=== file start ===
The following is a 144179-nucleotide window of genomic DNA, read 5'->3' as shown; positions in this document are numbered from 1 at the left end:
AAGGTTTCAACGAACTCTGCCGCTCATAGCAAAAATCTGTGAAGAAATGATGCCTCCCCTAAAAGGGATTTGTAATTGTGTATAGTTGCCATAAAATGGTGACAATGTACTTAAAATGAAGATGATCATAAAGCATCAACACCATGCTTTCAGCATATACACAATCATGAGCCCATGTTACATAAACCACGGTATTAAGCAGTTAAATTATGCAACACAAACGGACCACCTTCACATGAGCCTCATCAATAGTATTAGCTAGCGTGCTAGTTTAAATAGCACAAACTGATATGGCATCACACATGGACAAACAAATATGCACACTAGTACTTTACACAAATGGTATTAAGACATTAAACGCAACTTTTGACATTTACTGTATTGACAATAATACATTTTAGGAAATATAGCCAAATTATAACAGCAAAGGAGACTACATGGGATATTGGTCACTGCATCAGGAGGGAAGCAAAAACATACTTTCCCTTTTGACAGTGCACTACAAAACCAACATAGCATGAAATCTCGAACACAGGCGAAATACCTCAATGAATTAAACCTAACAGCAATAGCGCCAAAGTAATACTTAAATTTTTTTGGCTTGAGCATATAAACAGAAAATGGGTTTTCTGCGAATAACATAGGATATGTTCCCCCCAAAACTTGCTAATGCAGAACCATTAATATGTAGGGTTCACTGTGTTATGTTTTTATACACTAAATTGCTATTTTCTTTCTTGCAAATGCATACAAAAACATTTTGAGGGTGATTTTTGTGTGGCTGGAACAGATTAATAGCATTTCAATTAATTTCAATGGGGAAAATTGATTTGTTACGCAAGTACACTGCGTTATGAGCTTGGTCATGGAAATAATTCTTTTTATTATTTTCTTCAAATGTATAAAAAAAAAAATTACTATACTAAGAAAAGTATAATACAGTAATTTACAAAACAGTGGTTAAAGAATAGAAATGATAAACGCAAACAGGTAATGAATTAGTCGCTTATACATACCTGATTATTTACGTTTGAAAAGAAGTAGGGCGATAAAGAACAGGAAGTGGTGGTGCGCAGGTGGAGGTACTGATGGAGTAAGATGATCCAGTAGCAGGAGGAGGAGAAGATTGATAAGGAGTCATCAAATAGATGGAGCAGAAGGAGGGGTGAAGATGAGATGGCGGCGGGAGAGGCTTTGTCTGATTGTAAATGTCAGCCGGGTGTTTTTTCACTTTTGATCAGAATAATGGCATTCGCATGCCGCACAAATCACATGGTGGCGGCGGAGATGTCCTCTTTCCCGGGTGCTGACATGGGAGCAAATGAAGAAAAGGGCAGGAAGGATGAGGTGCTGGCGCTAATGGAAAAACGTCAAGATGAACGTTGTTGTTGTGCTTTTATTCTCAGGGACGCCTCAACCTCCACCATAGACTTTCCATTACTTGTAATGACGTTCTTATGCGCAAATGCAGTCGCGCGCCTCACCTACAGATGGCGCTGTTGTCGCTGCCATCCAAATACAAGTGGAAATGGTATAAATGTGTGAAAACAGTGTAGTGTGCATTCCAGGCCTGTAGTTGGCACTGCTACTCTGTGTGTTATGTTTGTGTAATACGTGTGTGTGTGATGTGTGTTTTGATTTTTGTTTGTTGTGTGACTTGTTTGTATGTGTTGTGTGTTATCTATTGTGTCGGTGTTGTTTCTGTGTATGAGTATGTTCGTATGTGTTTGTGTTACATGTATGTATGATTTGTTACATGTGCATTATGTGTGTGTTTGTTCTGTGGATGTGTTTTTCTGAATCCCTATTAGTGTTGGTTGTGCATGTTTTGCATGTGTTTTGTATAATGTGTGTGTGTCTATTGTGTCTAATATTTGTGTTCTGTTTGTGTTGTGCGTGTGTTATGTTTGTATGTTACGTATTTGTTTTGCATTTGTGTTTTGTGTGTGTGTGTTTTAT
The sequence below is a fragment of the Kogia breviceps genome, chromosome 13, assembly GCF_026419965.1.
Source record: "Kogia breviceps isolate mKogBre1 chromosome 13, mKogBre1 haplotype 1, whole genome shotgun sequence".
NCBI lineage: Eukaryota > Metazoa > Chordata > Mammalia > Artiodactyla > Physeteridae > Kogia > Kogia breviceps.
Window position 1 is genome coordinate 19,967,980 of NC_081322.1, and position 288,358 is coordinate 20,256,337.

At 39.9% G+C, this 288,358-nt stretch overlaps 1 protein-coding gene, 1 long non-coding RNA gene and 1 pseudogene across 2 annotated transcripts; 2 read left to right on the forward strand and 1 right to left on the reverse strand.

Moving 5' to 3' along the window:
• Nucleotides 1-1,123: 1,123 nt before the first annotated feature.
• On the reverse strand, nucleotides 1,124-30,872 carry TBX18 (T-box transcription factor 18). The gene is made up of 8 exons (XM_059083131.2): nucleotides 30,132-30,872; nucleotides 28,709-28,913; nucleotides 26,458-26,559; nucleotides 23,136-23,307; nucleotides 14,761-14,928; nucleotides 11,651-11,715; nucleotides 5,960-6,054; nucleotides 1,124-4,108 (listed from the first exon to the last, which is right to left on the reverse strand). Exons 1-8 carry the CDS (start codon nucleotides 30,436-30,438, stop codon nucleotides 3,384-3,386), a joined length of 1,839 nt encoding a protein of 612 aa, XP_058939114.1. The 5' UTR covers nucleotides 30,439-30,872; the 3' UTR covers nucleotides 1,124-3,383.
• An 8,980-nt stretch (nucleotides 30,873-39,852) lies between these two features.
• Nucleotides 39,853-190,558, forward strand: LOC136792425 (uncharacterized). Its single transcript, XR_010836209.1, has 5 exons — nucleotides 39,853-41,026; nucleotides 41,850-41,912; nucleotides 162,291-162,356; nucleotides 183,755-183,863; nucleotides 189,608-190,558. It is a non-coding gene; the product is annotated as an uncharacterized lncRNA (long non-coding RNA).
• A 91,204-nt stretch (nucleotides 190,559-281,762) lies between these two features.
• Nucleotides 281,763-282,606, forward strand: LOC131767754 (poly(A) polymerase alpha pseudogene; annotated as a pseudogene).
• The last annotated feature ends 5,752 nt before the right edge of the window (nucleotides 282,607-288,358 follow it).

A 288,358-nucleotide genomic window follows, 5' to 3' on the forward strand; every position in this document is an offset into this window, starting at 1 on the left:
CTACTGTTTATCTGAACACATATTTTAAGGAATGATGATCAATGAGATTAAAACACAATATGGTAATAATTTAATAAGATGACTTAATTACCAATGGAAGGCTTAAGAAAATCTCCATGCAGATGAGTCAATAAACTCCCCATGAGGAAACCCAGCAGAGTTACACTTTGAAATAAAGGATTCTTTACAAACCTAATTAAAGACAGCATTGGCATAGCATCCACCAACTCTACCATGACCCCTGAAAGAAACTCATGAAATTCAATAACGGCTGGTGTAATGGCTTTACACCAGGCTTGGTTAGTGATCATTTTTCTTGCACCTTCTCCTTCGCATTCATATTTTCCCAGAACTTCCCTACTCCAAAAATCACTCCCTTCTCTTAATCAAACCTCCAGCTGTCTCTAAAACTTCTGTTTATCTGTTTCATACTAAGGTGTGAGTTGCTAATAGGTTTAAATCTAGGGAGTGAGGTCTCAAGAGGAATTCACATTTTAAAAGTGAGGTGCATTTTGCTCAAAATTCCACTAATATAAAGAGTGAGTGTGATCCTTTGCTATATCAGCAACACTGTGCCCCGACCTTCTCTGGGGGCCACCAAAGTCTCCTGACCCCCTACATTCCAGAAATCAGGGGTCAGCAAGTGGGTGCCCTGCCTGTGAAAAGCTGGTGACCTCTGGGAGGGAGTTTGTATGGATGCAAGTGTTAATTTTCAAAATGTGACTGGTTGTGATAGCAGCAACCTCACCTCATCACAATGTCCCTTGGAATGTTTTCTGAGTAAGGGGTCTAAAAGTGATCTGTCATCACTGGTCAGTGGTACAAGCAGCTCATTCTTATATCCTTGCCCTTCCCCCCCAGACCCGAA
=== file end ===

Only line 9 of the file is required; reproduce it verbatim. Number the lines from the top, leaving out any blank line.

• Nucleotides 1-1,123: 1,123 nt before the first annotated feature.